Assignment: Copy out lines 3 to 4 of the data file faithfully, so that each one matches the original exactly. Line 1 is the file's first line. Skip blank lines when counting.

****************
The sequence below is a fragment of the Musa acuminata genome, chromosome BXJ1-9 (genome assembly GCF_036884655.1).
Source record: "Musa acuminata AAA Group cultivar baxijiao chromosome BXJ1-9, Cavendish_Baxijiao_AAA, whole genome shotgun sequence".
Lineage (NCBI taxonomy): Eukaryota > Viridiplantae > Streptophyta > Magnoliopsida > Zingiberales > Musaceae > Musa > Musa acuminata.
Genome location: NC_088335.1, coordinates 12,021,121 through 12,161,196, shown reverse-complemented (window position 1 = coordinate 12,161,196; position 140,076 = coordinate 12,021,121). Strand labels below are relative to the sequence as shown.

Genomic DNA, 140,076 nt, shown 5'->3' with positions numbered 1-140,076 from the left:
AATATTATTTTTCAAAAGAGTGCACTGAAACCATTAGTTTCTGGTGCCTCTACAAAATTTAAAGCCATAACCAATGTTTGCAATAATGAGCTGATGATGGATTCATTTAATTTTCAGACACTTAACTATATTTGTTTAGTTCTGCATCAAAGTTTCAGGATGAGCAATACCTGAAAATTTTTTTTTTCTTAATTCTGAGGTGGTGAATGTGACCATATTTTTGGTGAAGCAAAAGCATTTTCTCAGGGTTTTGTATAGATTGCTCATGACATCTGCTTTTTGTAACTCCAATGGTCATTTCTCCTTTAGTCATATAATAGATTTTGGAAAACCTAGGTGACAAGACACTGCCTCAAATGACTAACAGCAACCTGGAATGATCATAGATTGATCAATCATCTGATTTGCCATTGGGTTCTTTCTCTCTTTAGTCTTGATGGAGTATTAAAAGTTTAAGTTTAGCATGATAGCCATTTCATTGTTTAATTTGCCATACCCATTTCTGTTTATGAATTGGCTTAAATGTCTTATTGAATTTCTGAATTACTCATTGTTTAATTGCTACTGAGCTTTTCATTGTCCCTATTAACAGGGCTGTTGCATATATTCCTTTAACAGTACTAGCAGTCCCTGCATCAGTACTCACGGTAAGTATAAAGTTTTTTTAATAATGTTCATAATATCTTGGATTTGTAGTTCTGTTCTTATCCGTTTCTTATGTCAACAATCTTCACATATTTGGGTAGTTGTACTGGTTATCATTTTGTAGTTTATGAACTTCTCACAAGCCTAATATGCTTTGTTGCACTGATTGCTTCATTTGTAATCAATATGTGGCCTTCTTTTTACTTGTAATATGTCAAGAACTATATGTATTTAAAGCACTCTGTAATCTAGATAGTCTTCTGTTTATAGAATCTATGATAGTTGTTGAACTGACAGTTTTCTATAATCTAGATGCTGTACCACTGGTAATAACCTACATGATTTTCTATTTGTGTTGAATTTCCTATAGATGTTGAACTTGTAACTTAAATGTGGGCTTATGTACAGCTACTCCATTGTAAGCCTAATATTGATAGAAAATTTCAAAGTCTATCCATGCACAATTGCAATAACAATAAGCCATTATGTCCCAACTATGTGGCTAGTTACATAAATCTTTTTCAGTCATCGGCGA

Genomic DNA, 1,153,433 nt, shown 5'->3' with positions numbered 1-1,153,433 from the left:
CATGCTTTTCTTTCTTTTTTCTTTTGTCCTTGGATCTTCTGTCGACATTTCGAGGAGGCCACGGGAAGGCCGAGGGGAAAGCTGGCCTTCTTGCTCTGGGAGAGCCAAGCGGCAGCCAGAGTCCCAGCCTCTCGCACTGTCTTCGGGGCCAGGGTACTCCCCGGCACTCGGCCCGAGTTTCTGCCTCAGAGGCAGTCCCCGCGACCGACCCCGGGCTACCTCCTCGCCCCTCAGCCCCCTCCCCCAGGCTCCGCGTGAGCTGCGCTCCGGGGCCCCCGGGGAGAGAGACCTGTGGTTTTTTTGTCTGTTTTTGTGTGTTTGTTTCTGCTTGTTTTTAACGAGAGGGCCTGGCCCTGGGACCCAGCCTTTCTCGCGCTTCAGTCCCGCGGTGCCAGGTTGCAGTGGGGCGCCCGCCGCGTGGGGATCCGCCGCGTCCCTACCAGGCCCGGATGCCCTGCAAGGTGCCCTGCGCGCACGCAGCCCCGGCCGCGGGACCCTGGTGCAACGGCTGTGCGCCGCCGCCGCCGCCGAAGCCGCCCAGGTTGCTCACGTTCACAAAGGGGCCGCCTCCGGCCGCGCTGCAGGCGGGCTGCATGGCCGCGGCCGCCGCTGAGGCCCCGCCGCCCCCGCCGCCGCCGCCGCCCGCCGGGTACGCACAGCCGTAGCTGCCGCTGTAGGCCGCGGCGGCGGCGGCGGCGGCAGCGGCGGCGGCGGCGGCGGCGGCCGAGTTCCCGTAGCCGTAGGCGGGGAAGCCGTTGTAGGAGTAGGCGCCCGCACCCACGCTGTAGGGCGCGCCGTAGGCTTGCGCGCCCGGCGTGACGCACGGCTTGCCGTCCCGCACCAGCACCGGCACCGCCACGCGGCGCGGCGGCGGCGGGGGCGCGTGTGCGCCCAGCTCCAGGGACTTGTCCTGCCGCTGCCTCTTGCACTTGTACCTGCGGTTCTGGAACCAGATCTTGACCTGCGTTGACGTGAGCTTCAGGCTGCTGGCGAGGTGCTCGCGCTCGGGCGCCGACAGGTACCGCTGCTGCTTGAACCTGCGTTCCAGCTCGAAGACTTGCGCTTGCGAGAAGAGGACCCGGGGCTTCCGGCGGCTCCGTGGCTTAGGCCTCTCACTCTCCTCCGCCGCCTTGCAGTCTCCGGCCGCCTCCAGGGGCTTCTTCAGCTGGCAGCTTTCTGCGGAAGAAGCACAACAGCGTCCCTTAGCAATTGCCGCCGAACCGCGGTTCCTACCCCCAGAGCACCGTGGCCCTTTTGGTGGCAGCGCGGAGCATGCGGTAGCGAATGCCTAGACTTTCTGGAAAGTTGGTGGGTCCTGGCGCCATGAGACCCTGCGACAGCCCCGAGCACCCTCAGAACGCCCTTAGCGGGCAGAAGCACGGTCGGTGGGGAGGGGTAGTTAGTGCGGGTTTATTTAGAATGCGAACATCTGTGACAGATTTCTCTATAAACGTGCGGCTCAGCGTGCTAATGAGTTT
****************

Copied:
Lineage (NCBI taxonomy): Eukaryota > Viridiplantae > Streptophyta > Magnoliopsida > Zingiberales > Musaceae > Musa > Musa acuminata.
Genome location: NC_088335.1, coordinates 12,021,121 through 12,161,196, shown reverse-complemented (window position 1 = coordinate 12,161,196; position 140,076 = coordinate 12,021,121). Strand labels below are relative to the sequence as shown.